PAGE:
Nice bits of business include Norman Osborn's creepy use of Black Goliath's exhumed clavicle, Jocasta taking drastic action to escape HAMMER agents and the Mighty Avengers geting ratification from a global peace organisation with the best acronym ever. My absolute favourite moment, though, came when the press challenged Pietro over his rather dubious activities over the past few years (ie he's been a deluded, villainous monomaniac scumbag). In the words of Paul Simon, Pietro - like Hank - is getting a shot at redemption and I'm glad to see it. I've not enjoyed his journey over the last few years and if an amusing lie can put it behind us, fib away, Pietro.

Slott has crafted a wonderful script here, blending action and adventure in, as they used to say, the Mighty Marvel Manner. And I couldn't be happier.

I'm also delighted with the art, as penciller Rafa Sandoval and inker Roger Bonet Martinez fill in for Koi Pham. Under them, the team seem sharper, more alive and I'd be delighted if they came on board for a run. Completing the pages are letterer Dave Lanphear, whose bubbles seem bolder than usual, and colourist John Rauch, who dares to be bright.

It's a fantastic package, making this the best issue of Mighty Avengers since it launched. If there's any justice, readers will assemble in droves.

Saturday, 18 April 2009

Uncanny X-Men #508 review

Before I die I want to see Greg Land draw Ego the Living Planet. I want to see Jack Kirby's mad world sporting a cheesy grin worthy of Vogue magazine. Maybe he'd throw in a grinning MODOK, too. And doesn't Dr Doom's iron mask deserve a moment of happiness?

Meanwhile, I can giggle at the work of Mr Land in Uncanny X-Men, wherein he draws the fearsome members of the evil Sisterhood as jolly underworld models, a veritable Legion of Lingerie. These are women who know how to kill, but more importantly, they know how to dress. And strut. And stare. Boy, do they stare, looking out at the reader with come hither eyes, challenging us to identify the original actress/model/mutant.

I know I'm not saying anything original, but the hyper-realistic but ultimately undramatic use of photo-reference acts as a ringfence for Matt Fraction's story; I find it impossible to get involved because I don't believe any of it. Everything is too perfect, too manufactured. Yes, back in the day John Romita, Sal Buscema and friends drew gorgeous people, but their lines had heart. Here the word that comes to mind is Stepford.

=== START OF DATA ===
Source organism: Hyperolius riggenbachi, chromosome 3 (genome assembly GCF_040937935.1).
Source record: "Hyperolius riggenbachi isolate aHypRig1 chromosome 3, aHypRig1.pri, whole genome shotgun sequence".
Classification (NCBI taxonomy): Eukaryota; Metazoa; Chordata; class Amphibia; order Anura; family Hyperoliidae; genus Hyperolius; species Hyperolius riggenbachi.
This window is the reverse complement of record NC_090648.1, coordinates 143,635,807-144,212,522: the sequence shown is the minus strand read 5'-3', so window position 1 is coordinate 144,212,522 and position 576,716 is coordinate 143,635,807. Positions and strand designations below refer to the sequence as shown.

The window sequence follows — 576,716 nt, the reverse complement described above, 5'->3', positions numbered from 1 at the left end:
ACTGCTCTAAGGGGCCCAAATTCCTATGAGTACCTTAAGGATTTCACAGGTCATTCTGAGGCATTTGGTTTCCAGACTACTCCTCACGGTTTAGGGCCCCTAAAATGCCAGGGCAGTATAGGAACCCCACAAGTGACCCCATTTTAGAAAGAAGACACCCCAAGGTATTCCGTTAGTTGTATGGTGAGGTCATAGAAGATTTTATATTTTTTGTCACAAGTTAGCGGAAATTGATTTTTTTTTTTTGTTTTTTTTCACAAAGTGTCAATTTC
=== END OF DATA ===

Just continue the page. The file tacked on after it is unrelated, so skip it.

It's not just the villains. We also have the all-smiling, all-grinning X-Men, branded as psychotics by their Joker-like gnashers. Mind, Fraction provides his own injection of humour by revealing that Wolverine maintains a graveyard in Tokyo to remember his lost loved ones. Oooh, he has the soul of a poet, that one.

He also has a lunatic addiction to being mysterious for the sake of it - having charged Domino (from X-Force/the Nineties) with travelling to the cemetery to lay flowers, he doesn't bother telling her the nature of the graveyard, he just leaves it to her to work it out. Why? Because they're old spy pals, that's what they do.

Handily, this is the very moment when the Tart Titans decide to raid the graveyard for the body of one Kwannon, who died of convoluted continuity (I'm not kidding, Wiki her). A fight ensues and everyone looks pretty(aided by the luscious colours of Justin Ponsor).

On the North American continent, Beast and the clever clogs members of Club X are drinking coffee and trying to bring back the active X-gene; Nightcrawler is pretending to be a priest again, having had all of six months' training during a Chris Claremont continuity leap; Emma and sundry telepaths are hit by a psychic earthquake; and Wolverine is asking Northstar to join the X-Men because a gay speedster would be good for the image, the X-Men having no kind of gay following at all. Everyone grins: That's because they're happy - Jean-Paul is a top athlete again and finally allowed by Marvel to be queer enough to have a boyfriend. His sister (as in sibling and occasional nun) Jeanne-Marie is having a week or two off from being mad. And Logan is sizing them both up for his graveyard. It fair warms the heart.

Friday, 17 April 2009

Oracle: The Cure #2 review

Last issue Calculator murdered an online associate of Oracle's in his quest to unlock the secret of the Anti-Life equation and cure comatose daughter Wendy. This time Barbara Gordon is in Hong Kong to meet fellow computer geniuses face to face in a bid to learn who's messing with the web. Along the way she survives a street attack and we see once more that while she's no longer Batgirl, she's still able to protect herself. It's a little unsettling to see her repeatedly bash the face on one of the thugs off the ground, but it rings true . . . alone in a back alley in a wheelchair, hurt, threatened with rape. who could blame her for striking back, ladling a dollop of vengeance on to an act of self-preservation?

As he did last issue, writer Kevin Vanhook gives us perfect pen portraits of Oracle and the Calculator, and fleshes out some new supporting characters. The computer talk is over my head, but doesn't get in the way of the story, its convincing ring adding tasty verisimilitude. He also manages to make Tron/Second Life scenarios seem like a real threat.